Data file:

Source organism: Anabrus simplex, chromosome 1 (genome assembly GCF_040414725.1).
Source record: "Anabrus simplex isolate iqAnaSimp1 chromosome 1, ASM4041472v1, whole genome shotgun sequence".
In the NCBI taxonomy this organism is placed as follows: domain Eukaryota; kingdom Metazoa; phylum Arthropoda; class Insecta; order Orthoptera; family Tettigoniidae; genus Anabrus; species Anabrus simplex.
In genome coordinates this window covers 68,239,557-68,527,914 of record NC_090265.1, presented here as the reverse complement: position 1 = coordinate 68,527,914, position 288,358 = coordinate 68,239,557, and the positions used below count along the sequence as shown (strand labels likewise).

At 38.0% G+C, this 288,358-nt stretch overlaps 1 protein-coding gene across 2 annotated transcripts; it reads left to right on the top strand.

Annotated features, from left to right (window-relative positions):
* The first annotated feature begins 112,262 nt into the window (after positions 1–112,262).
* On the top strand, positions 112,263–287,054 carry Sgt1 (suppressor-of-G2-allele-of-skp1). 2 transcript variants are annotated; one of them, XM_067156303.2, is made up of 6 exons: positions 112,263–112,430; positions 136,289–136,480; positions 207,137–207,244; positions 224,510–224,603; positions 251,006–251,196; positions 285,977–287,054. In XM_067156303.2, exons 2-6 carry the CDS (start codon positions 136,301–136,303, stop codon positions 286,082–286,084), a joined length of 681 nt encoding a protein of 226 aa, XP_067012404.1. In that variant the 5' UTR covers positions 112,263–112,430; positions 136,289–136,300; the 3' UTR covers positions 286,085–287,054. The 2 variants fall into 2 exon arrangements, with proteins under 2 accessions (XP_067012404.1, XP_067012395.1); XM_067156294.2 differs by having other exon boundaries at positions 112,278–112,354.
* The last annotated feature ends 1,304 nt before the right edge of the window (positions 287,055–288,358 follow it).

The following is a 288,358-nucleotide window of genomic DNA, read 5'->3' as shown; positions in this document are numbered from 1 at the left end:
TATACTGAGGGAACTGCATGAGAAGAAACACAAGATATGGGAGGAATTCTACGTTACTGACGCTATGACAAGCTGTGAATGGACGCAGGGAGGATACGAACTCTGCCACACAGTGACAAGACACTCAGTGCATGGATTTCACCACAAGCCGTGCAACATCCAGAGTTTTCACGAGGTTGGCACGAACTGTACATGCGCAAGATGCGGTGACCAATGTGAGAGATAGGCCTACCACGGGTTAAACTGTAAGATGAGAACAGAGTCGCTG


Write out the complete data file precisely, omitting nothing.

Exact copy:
Source organism: Anabrus simplex, chromosome 1 (genome assembly GCF_040414725.1).
Source record: "Anabrus simplex isolate iqAnaSimp1 chromosome 1, ASM4041472v1, whole genome shotgun sequence".
In the NCBI taxonomy this organism is placed as follows: domain Eukaryota; kingdom Metazoa; phylum Arthropoda; class Insecta; order Orthoptera; family Tettigoniidae; genus Anabrus; species Anabrus simplex.
In genome coordinates this window covers 68,239,557-68,527,914 of record NC_090265.1, presented here as the reverse complement: position 1 = coordinate 68,527,914, position 288,358 = coordinate 68,239,557, and the positions used below count along the sequence as shown (strand labels likewise).

At 38.0% G+C, this 288,358-nt stretch overlaps 1 protein-coding gene across 2 annotated transcripts; it reads left to right on the top strand.

Annotated features, from left to right (window-relative positions):
* The first annotated feature begins 112,262 nt into the window (after positions 1–112,262).
* On the top strand, positions 112,263–287,054 carry Sgt1 (suppressor-of-G2-allele-of-skp1). 2 transcript variants are annotated; one of them, XM_067156303.2, is made up of 6 exons: positions 112,263–112,430; positions 136,289–136,480; positions 207,137–207,244; positions 224,510–224,603; positions 251,006–251,196; positions 285,977–287,054. In XM_067156303.2, exons 2-6 carry the CDS (start codon positions 136,301–136,303, stop codon positions 286,082–286,084), a joined length of 681 nt encoding a protein of 226 aa, XP_067012404.1. In that variant the 5' UTR covers positions 112,263–112,430; positions 136,289–136,300; the 3' UTR covers positions 286,085–287,054. The 2 variants fall into 2 exon arrangements, with proteins under 2 accessions (XP_067012404.1, XP_067012395.1); XM_067156294.2 differs by having other exon boundaries at positions 112,278–112,354.
* The last annotated feature ends 1,304 nt before the right edge of the window (positions 287,055–288,358 follow it).

The following is a 288,358-nucleotide window of genomic DNA, read 5'->3' as shown; positions in this document are numbered from 1 at the left end:
TATACTGAGGGAACTGCATGAGAAGAAACACAAGATATGGGAGGAATTCTACGTTACTGACGCTATGACAAGCTGTGAATGGACGCAGGGAGGATACGAACTCTGCCACACAGTGACAAGACACTCAGTGCATGGATTTCACCACAAGCCGTGCAACATCCAGAGTTTTCACGAGGTTGGCACGAACTGTACATGCGCAAGATGCGGTGACCAATGTGAGAGATAGGCCTACCACGGGTTAAACTGTAAGATGAGAACAGAGTCGCTG